"Your new jeans are dirty."
Translation:Votre nouveau jean est sale.
Any adjective that has to do with Beauty, Age, Goodness and Size goes before the noun (B.A.G.S).
I thought that how new something was didn't qualify as "age" for bags adjectives?
In French sentences most adjectives come after the noun but there are some common adjectives that come before the noun.
"BAGS" or BANGS" are ways of remembering some of the adjectives that come before the noun.
The letters stand for:-
Beauty - Age - Number - Goodness (and badness) - Size.
So adjectives relating to these tend to come before the noun.
Checkout link for more information on the position of adjectives in French.
Thank you very much. Do you know of anything other hints that may help me?
Nouveau is used when you're talking about something new to the speaker and not necessary brandnew. While neuf is used when you're talking about something brandnew/newly-made. Nouveau follows BANGS rule and preceded the noun while neuf doesn't follow that rule, so it follows the noun. Ref: https://www. french.about.com/od/mistakes/a/new.htm
I have the same question. I read the discussion here and still can't figure it out.
what is the difference between nouveau and neuf? How is nouveau wrong in this instance?
This points out that neuf means unused or unchanged but they were changed, they were dirty.
that doesn't change anything they were once clean and after a period of time they became dirty
If i figured it out right, i have new sock is "j'ai nouveu chaussette", i have new socks is "j'ai neuf chaussettes"
Nouveau is used for masculine nouns, and nouvelle for feminine. LE NOUVEAU pantalon LA NOUVELLE chemise
"Jean" is singular in French, like "pantalon". "Le jean" means "the pair of jeans" - it's treated as one object. "Les jeans sont sales" would mean multiple pairs of jeans.
It's right because the sentence in English could mean that she got multiple pairs of new jeans dirty. It's up to you how you understood it. What makes it right is that you were consistent with the plural. It would not be correct if you had said "jean sont" or "jeans est".
It's also new but in the sense of brand new or unused. Nouveau is in the sense of newly acquired or possessed.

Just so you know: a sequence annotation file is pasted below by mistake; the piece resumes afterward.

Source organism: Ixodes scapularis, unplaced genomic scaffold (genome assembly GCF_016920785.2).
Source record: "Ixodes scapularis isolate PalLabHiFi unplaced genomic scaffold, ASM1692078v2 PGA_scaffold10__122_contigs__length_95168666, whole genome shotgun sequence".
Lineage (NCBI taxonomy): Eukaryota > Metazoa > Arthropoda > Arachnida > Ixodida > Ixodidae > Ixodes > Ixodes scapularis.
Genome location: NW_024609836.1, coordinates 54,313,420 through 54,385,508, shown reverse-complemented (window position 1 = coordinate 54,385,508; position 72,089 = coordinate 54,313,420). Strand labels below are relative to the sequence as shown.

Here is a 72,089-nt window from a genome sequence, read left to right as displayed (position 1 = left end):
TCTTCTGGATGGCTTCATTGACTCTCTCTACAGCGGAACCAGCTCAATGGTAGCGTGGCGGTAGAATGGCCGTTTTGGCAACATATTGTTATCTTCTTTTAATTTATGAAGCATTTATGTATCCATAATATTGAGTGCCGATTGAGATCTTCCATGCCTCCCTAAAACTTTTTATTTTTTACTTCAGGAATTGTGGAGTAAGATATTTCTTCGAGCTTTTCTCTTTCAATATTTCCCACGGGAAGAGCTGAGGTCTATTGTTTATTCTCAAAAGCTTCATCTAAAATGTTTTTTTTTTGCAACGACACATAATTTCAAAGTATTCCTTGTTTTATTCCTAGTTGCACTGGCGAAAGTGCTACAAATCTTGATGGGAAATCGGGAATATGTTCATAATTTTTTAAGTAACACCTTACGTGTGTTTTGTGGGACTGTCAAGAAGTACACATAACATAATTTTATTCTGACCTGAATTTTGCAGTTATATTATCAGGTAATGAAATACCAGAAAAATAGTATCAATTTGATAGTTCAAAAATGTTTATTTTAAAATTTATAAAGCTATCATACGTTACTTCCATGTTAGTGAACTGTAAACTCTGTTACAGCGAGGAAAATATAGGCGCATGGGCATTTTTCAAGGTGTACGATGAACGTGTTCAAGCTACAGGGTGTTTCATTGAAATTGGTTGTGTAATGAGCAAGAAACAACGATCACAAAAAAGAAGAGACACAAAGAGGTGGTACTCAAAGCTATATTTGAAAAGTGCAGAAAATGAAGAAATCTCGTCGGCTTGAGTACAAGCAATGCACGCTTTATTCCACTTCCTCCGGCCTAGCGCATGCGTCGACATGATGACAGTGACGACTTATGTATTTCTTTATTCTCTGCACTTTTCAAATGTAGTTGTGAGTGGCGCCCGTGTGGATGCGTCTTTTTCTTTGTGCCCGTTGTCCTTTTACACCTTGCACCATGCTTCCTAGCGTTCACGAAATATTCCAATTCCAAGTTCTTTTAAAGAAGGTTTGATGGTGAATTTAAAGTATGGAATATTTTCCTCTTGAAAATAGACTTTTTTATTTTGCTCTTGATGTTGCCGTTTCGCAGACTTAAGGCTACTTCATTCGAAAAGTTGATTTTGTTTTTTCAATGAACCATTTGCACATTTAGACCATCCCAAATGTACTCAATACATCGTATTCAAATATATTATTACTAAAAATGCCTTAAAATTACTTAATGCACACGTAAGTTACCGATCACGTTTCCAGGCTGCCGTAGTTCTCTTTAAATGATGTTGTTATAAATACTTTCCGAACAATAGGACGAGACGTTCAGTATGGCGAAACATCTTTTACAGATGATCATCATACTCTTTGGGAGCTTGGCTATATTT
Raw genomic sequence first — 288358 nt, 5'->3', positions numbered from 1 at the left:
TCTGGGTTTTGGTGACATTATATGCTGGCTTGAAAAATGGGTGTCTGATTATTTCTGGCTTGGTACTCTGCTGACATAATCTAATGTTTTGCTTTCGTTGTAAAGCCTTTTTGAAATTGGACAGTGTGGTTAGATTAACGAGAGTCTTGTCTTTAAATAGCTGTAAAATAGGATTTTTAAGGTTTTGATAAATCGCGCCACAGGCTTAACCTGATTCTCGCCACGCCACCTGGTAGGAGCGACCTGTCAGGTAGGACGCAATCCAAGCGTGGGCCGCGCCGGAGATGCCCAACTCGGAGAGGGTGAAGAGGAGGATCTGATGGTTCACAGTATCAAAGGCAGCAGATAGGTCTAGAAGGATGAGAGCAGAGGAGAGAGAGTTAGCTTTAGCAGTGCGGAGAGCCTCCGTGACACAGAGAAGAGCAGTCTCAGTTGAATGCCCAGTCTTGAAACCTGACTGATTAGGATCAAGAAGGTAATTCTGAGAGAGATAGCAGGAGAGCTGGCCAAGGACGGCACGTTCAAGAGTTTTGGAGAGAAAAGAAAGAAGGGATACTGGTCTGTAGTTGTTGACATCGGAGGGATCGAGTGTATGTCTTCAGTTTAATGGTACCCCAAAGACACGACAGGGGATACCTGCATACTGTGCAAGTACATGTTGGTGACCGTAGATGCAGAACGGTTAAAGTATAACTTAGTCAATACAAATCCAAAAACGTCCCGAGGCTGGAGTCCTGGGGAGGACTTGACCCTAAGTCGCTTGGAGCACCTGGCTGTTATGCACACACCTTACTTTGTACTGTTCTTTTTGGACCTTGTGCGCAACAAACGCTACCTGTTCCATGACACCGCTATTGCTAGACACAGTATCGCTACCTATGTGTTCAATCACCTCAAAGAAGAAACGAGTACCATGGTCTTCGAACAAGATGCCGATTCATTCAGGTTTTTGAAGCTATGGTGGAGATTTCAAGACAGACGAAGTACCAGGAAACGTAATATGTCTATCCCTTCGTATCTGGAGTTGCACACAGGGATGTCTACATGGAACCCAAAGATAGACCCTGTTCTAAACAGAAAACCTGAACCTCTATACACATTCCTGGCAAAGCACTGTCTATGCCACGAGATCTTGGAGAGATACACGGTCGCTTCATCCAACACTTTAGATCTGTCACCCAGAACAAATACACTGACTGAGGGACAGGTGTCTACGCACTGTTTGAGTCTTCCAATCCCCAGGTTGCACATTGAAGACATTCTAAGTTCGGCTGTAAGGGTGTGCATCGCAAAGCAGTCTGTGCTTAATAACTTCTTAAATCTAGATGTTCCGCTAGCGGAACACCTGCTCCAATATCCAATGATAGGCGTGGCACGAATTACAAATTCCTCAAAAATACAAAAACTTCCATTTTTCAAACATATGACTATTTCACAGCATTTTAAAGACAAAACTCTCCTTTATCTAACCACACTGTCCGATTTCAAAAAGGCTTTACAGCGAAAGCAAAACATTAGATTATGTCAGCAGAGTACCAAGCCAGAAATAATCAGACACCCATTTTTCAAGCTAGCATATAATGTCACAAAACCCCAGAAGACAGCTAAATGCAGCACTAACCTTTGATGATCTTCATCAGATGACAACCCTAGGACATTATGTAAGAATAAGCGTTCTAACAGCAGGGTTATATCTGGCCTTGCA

In French "jean" means a single garment and so is treated exactly the same as any other single garment. "la robe" or "le chapeau" (hat) "le jean".
So in French if we are referring to a single pair of jeans it is "un jean" exactly as single hat is "le chapeau".
If we are referring to several pairs of jeans then it is "les jeans" .
The confusion really comes from the English not the French - in English the single garment is referred to using a plural noun "jeans".
In English garments such as pants, trousers, shorts, knickers - are all referred to using a plural noun even if it is a single item.
In French all the equivalent are referred to as singular. Really the French is more sensible.
Hah! Excellent as always. Thank you Patrick.. So clear and easily understood.
This is the first time I've seen "Neuf" used in this context. Could someone clarify how to distinguish between its use as an adjective (New) and a noun (9). For example, if someone were to say "J'ai neuf livres" - how would I know if they are saying "I have nine books" or "I have new books"? (Probably not the best example, sorry).
"J'ai neuf livres" = "I have nine books"
As an adjective "neuf" follows the noun. Also when "neuf" is used as an adjective (new) the sentence needs a determiner (eg an article).
"I have new books" = "J'ai des livres neufs"
"I have a new book" = "J'ai un livre neuf"
- Placement after the noun
Most descriptive adjectives are placed after the noun they modify. These normally have an analytical meaning, in that they classify the noun into a certain category. These types of adjectives include shape, color, taste, nationality, religion, social class, and other adjectives that describe things like personality and mood.
une table ronde - round table un livre noir - black book du thé sucré - sweet tea une femme américaine - American woman
In addition, present participles and past participles used as adjectives are always placed after the noun.
une histoire intéressante - interesting story un débat passionné - lively debate
- Placement before the noun
Certain adjectives are placed before the noun, some which you can memorize with the acronym "BAGS":